On the way out we passed a small ridge. There was a bulldozer parked there, next to a ring of three huge redwoods. We walked by them and I got a feeling I’ve learned to recognize—the trees were calling to me. At first I ignored the feeling and kept walking, but it was so… loud. I bid my companion to wait, then walked back to the ridge and entered the ring of trees. One had a burn-cavern, and right in the middle of it was a discarded plastic tube of pink lip gloss. I could almost hear the trees: take this thing away. So I did. Too bad I couldn’t take away the bulldozer.

The elder trees are not silent because they cannot speak. They are silent because they are among the dead and dying. We are deaf to them because we are sick—a machine-colonized species that acts as our elders’ cruelest enemy.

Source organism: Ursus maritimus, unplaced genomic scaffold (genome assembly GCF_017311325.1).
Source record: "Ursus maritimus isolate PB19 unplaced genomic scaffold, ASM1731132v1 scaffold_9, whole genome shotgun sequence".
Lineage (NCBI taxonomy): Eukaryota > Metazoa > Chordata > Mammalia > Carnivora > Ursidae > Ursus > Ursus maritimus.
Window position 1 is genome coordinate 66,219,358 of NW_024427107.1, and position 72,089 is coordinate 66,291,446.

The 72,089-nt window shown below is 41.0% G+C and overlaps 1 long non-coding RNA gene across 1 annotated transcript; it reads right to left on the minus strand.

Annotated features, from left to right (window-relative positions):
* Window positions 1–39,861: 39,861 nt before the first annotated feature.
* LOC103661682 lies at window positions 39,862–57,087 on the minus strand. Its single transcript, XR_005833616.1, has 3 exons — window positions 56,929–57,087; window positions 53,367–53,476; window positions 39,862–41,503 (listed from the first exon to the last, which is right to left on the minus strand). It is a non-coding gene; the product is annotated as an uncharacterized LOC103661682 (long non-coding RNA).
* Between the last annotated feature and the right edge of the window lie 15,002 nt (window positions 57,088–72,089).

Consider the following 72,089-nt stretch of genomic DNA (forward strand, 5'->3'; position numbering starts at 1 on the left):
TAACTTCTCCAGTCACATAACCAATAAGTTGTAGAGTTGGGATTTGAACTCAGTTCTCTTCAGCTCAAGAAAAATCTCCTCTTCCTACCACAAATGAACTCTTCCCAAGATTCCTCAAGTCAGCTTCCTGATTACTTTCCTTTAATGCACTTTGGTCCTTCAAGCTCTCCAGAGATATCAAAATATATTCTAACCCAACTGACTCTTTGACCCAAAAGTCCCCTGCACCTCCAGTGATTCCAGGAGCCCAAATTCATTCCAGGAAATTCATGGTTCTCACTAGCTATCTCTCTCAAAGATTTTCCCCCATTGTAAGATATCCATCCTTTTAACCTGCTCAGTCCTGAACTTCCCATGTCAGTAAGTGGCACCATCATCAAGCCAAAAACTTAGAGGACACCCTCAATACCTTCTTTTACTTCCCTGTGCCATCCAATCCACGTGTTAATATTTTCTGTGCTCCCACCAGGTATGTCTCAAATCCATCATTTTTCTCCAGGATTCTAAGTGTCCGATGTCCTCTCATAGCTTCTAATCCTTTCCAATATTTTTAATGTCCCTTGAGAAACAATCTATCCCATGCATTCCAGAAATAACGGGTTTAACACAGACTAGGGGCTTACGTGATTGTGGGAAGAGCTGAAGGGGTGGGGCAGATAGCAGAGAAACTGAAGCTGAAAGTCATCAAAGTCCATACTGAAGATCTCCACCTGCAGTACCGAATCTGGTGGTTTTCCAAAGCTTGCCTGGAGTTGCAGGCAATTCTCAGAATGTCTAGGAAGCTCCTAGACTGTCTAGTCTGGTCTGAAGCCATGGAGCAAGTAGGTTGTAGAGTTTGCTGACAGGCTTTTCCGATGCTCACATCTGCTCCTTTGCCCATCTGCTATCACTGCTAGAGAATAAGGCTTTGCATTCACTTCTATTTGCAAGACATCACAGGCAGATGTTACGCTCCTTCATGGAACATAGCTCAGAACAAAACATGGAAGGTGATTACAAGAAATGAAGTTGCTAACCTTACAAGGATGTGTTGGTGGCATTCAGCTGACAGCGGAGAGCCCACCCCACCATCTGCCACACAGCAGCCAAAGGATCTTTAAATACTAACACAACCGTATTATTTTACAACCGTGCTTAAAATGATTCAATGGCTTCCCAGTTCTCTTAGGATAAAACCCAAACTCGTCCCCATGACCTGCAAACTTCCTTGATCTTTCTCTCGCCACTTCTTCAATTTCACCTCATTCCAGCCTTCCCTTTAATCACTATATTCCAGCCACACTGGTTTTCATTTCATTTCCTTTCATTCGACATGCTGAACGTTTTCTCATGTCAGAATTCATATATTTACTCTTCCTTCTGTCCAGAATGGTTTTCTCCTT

Malik Diamond is a hip hop artist, cartoonist, author, educator, and martial arts instructor. Born and raised in the San Francisco Bay Area, he is the descendant of kidnapped Africans, conquered Natives, and rural laborers of the Scots-Irish, Swiss, and German varieties. He currently lives in Oakland, California, with two brown humans and a white cat. E-mail: malikdiamond (at) hotmail (dot) com